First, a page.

Slipping endlessly through the crack between oral and respiratory medicine, the humble mouthwash has slowly won more respect among savvy practitioners and patients as a solution for a range of indications.1 In Japan many millions of people gargle three times a day with green tea extracts or other mouthwashes to ward off upper respiratory tract infections (URTIs), and Japanese clinical studies have confirmed the value of this approach (Furushima D et al. Molecules. 2018 Jul 20;23(7)). Worldwide, medical practitioners recommend gargling to patients.  Many people on their own have decided that gargling makes sense, while millions swish with mouthwash to protect teeth and gums as well as to combat halitosis.

Still, for curious reasons, this formidable method of suppressing infections remains in medical limbo. Not because there is no need. The average American suffers 2.5 episodes of URTI per year, with high costs for treatment, lost days of work, and morbidity. URTIs also exacerbate asthma, and they can enter the lungs and prove fatal.  As a generic adjuvant therapy, gargling can help reduce viral load during epidemics while remaining hard for mutating viruses to outflank. Continue reading »

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Originating in Eastern Europe, Halotherapy uses aerosol microparticles of salt to treat respiratory conditions.  While it has shown effectiveness against asthma, bronchitis, and other chronic respiratory conditions, there is evidence that HT is also effective as prophylaxis against respiratory infections.  In this video, Viktoria Nagudi discusses with Kenneth Dillon of Scientia Press the history, modalities, applications, and potential benefits of HT in the context of the COVID-19 pandemic, including for reopening the economy and schools.  See also

Halotherapy versus COVID-19


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Concerned over shortages of face masks, U.S. medical authorities initially discouraged the use of face masks by the public.  But a good deal of evidence (Jefferson T 2007) shows that face masks reduced the risk of infection by 68% in SARS, an analogue of COVID-19.  This suggests that wearing face masks can go far toward slowing the spread of the pandemic.  Therefore, we need to find a way to provide enough of them not just to protect medical personnel but also to protect the public.  Reusing them seems a very attractive strategy. Continue reading »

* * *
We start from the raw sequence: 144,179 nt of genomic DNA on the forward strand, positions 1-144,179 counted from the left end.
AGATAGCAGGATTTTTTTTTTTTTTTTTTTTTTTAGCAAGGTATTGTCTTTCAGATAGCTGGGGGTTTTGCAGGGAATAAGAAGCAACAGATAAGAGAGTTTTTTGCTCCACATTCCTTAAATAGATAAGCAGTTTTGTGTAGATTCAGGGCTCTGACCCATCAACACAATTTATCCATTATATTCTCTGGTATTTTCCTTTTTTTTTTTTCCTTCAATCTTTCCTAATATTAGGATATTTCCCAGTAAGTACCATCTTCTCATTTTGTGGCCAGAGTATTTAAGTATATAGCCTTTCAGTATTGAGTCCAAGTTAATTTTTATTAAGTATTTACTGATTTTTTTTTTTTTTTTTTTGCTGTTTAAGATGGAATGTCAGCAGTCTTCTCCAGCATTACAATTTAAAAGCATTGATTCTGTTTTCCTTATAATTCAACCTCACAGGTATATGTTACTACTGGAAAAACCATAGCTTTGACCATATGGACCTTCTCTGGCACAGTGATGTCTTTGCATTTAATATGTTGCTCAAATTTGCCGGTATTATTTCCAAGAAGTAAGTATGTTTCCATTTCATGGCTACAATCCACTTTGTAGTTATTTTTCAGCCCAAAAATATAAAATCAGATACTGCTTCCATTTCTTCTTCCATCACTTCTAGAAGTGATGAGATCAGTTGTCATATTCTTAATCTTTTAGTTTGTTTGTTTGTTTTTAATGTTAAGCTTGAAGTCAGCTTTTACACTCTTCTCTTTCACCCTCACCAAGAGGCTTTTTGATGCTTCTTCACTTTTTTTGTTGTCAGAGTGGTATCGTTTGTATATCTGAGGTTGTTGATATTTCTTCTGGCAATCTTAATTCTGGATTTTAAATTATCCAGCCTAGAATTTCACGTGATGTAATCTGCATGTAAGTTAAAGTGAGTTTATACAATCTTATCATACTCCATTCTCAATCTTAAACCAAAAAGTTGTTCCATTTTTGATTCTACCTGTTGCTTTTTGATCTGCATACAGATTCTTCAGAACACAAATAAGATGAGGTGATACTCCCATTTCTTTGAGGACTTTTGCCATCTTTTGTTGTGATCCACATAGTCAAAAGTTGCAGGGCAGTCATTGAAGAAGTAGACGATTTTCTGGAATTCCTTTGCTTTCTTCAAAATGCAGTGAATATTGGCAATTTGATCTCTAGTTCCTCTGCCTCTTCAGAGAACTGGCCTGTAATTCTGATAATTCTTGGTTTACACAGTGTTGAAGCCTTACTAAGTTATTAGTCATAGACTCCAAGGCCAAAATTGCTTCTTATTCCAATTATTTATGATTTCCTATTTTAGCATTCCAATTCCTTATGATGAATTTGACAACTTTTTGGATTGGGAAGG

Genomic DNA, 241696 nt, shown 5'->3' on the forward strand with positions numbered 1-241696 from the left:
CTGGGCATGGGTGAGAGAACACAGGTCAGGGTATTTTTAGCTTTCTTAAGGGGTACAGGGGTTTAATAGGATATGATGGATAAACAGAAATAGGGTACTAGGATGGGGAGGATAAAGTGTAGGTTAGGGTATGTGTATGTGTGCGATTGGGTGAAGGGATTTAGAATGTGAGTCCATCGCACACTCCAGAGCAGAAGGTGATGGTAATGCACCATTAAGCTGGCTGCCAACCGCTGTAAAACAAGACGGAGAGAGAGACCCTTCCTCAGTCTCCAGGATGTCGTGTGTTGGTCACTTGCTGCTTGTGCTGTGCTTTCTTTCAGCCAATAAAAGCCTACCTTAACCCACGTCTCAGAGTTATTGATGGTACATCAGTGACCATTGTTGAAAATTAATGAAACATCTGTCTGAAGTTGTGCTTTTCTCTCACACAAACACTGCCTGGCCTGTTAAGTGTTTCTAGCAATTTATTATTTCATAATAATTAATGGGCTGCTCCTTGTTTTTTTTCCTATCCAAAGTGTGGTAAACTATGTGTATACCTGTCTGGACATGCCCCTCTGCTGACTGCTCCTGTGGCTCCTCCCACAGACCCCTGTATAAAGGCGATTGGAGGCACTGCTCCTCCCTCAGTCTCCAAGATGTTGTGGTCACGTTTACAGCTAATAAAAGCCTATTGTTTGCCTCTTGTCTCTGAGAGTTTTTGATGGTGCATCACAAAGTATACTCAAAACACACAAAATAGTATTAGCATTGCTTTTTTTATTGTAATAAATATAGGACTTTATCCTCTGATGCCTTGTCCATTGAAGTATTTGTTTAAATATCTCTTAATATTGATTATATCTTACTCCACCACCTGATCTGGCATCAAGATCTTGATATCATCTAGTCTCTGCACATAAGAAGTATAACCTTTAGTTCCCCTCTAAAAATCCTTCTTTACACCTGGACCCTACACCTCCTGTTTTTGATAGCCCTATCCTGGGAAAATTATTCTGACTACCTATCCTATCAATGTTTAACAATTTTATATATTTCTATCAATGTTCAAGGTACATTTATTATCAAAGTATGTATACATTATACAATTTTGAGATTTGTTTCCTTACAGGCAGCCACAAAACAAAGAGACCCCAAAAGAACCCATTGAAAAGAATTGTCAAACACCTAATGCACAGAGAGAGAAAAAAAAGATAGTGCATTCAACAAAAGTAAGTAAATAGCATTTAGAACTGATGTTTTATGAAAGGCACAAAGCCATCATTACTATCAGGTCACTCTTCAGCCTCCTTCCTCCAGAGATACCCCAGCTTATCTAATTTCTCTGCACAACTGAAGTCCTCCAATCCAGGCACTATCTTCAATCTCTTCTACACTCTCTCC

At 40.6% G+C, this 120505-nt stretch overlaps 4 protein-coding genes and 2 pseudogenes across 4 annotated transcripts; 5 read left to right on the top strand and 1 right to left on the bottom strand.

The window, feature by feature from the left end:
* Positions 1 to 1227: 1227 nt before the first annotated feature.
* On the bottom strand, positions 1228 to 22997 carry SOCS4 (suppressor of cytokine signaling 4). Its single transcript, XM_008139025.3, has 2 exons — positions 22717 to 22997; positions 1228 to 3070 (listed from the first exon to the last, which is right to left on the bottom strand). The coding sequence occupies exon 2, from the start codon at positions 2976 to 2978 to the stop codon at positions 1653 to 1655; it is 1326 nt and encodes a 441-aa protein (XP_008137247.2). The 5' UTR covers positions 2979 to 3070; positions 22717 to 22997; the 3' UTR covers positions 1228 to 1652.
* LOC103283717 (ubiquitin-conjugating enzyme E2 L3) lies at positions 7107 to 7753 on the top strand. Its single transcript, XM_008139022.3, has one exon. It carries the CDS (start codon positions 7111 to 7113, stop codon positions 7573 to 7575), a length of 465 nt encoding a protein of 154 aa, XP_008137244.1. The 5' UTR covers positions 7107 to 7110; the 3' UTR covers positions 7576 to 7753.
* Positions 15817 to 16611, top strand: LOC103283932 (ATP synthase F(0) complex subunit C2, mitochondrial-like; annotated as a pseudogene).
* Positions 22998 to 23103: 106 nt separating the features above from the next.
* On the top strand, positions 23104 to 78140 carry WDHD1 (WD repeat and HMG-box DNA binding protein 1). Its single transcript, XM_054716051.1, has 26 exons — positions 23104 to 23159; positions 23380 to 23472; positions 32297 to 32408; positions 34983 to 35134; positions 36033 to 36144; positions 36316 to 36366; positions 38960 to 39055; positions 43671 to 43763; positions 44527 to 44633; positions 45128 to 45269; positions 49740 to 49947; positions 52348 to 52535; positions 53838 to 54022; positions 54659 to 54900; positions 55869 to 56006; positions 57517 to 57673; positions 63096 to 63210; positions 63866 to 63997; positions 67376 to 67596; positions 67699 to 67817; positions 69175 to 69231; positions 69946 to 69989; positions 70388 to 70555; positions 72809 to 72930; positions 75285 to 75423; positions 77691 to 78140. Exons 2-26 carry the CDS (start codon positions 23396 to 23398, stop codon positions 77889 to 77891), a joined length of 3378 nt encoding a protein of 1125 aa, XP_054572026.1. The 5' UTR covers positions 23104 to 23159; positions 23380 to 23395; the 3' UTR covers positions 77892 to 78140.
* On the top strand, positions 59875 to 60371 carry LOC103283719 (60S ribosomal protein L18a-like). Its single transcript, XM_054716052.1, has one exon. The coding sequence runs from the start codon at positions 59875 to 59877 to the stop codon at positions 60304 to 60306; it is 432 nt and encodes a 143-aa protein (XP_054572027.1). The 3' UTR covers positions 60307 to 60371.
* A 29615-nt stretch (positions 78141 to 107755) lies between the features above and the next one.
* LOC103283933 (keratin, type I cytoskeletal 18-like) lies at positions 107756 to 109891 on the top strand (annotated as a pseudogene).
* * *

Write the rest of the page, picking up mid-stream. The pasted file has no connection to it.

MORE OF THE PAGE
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Even though much inhaled COVID-19 virus immediately penetrates into the lungs, some remains in the throat where it replicates to very high numbers–for instance, a peak at 711,000,000 RNA copies per throat swab day 4 (Wölfel R et al.  Nature 2020;Apr 1).  According to a Reinforcement Model of COVID-19 infections, many of these replicates descend into the lungs, where they furnish a stream of reinforcements that cumulatively outweigh the replication of the initial penetrating dose.  Hence treating the throat with gargling seems highly desirable. Continue reading »

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A new pilot study plus a better understanding of the science and art of gargling suggest that it can be an effective adjuvant therapy against COVID-19.  At the same time, gargling can protect others, so we all have a vested interest in persuading each other to gargle.  In this video, Viktoria Nagudi discusses with Kenneth Dillon of Scientia Press gargling’s history, science, choice of gargles, and applications, including to reopening the economy and schools.  For further details, see

Gargling versus COVID-19

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Here are three overlooked methods of treating respiratory and disseminated infections that resemble the one caused by the COVID-19 virus.  Continue reading »

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Studies by Japanese researchers show that gargling is protective against respiratory infections.  Here is a letter that lays out the case for gargling against COVID-19. Continue reading »

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